NEW YORK (
) -- Cyber Monday has come and gone, but for data center REIT Investors, Cyber Tuesday is beginning to feel like bargains-a-plenty. Tuesday data center REITs
in a market selloff after
officially announced its Compute Engine cloud infrastructure platform (the service was in beta until now), and simultaneously unveiled new features and major price cuts.
Google said it's cutting prices for most of its services like online data storage and computer processing by 10% and its high-end data storage prices by 60%, while offering access to larger and more complex computing systems. Google is also promising that critical projects will remain working 99.95% of the time, far better performance than in most corporate data centers.
Over the last several years, Google and the other dominating cloud service providers have built a global network of more than a million computer servers. In the process, the companies are rethinking almost every step to maximize efficiency and power.
It seems logical that Rackspace and CoreSite would be hit the hardest since they focus solely on collocation (co-location enables your business to locate its servers and mission-critical applications in an off-premise facility with security, including power supply, cooling controls and on-site staff to fix issues). However, if Google becomes a larger developer of data centers to house its own collocation business and then
and Amazon follow suit, Digital could have an issue.
As it stands today, Digital has been a build-to-suit developer (strategic partner) with the big cloud players and they lease out the space.
Digital has had a series of missteps beginning from a short play with Highfields Capital, followed by a REIT selloff in late May, and then two earnings call miscues -- all resulting in a 34% share price slide (since May 1). Year-to-date Digital has returned -28.83% and today's news spurred a 3% selloff.
Courtesy of SNL Financial
The volatility for Digital has created considerable fear. However, Digital doesn't really compete with Google and Amazon. They're in an entirely different business. For instance, Amazon's Web Service business rents space on its servers to small- and medium-sized businesses. Digital does not own servers, it owns real estate and the company provides a secure environment with redundant power and high connectivity where customers can house their own servers.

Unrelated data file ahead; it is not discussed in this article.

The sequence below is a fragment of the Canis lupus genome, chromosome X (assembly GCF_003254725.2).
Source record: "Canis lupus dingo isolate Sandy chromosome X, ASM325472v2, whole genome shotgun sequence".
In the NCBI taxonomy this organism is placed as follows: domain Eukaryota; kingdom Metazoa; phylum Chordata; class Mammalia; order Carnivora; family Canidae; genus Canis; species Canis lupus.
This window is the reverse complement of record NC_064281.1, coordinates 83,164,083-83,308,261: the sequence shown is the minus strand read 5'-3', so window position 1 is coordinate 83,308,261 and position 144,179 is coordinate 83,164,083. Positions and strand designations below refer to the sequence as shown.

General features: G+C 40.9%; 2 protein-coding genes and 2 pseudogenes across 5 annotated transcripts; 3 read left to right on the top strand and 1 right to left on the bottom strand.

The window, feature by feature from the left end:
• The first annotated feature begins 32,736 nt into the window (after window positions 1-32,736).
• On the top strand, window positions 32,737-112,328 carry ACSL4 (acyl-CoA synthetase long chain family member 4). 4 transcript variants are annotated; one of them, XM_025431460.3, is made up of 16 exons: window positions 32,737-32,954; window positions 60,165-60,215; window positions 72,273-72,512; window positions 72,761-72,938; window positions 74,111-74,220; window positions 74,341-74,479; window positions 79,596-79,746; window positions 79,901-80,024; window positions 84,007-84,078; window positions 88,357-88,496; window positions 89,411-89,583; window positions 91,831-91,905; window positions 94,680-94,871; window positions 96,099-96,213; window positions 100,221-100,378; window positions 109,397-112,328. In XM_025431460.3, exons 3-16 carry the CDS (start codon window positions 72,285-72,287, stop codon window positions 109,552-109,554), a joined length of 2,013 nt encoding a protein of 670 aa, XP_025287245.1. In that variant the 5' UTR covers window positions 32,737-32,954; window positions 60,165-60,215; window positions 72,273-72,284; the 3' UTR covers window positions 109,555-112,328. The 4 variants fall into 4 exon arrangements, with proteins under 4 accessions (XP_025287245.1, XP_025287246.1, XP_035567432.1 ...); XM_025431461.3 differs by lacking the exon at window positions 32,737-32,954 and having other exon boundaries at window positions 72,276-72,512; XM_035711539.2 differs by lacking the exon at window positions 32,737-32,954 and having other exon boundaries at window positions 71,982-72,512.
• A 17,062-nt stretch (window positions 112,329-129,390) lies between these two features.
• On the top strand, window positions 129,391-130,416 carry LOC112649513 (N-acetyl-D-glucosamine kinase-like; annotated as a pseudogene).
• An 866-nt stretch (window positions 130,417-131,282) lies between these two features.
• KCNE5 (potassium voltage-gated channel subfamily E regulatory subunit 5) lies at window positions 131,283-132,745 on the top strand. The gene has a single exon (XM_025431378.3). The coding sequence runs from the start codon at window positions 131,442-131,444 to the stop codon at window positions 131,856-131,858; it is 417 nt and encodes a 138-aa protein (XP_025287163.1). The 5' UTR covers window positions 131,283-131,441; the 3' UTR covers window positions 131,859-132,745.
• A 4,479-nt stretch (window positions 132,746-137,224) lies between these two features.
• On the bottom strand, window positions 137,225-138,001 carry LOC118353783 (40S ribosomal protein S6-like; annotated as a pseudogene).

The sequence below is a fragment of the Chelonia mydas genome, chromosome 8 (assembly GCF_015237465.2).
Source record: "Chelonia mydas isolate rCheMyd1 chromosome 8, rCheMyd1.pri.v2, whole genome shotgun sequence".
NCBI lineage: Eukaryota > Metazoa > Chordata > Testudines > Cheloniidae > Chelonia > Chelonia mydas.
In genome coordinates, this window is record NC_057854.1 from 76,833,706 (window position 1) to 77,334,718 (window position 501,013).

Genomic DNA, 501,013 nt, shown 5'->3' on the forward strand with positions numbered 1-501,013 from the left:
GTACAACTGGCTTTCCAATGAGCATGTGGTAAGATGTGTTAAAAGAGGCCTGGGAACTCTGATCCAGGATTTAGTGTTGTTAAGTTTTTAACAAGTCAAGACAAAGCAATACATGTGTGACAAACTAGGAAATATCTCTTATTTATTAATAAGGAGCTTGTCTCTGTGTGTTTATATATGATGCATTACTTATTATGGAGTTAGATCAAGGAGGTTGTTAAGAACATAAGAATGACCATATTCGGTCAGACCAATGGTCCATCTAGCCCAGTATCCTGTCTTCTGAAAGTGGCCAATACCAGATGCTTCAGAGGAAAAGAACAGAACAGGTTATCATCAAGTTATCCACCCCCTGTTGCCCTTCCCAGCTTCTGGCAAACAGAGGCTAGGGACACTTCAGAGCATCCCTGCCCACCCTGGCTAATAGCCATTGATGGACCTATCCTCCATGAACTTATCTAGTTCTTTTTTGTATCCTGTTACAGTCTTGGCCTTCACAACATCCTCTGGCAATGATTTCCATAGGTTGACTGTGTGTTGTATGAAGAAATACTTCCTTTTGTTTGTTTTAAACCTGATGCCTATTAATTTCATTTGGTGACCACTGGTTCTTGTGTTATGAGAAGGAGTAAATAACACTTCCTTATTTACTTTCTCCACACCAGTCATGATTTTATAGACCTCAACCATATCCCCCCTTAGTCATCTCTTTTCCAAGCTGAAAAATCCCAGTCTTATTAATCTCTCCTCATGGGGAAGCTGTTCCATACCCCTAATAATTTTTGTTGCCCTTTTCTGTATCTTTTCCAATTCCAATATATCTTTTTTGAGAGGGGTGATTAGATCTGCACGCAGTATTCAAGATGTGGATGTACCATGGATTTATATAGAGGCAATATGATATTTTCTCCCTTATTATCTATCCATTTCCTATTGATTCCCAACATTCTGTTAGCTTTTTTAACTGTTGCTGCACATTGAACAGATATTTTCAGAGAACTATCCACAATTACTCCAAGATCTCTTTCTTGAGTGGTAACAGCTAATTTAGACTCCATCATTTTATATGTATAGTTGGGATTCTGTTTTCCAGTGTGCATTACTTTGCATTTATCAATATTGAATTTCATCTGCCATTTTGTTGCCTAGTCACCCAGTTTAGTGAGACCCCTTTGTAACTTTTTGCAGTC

Also Google, Microsoft and
represent less than 4% of Annualized Base Rents, or ABR. The selloff today is perhaps an indication that investors remain nervous about the rapid growth of the cloud-based model. The silver-lining for Cyber Tuesday investors is that Digital's dividend yield is now a whopping 7.04%. That's what I call a bargain for Cyber Tuesday REIT investors.
Courtesy of SNL Financial
At the time of publication, the author was long DLR.
Brad Thomas has over 24 years of experience in commercial real estate brokerage, development and fixed income investments. He has provided nationwide real estate brokerage, construction, development and capital market solutions for build-to-suit, reverse build-to-suit, redevelopment, and sale/leaseback clients. He has worked directly with many nationwide retail and restaurant clients including many Fortune 500 companies in most retail categories such as automotive parts and service, office supply, drug store, dollar store, grocery store, and discount store.
Thomas researches and writes on a variety of real estate based fixed- income alternatives including both publicly-traded and non-traded REITs. Given his background in originating income producing assets, Thomas has extensive knowledge of capitalization and sustainable net lease investing. He is a disciple of Benjamin Graham and focuses his research on value investing with the primary goal of determining whether ¿an investment operation is one which, upon thorough analysis promises safety of principal and adequate return. Operations not meeting these requirements are speculative.¿ (Security Analysis - Ben Graham)
Thomas is an Advisor and Managing Director of Net Lease Investments with commercial brokerage firm Bull Realty, Inc. He was most recently Director of Strategic Markets for Embree Group and he was a Senior Vice President for Thompson National Properties, Phillips Edison, and Wilton Partners. Thomas was a partner in a regional development company and also a multi-unit franchisee for 2 International franchisors and has also consulted for several non-traded REITs. Thomas received a Bachelor of Science degree in Business/Economics from Presbyterian College and he has been a member of ICSC for over 23 years.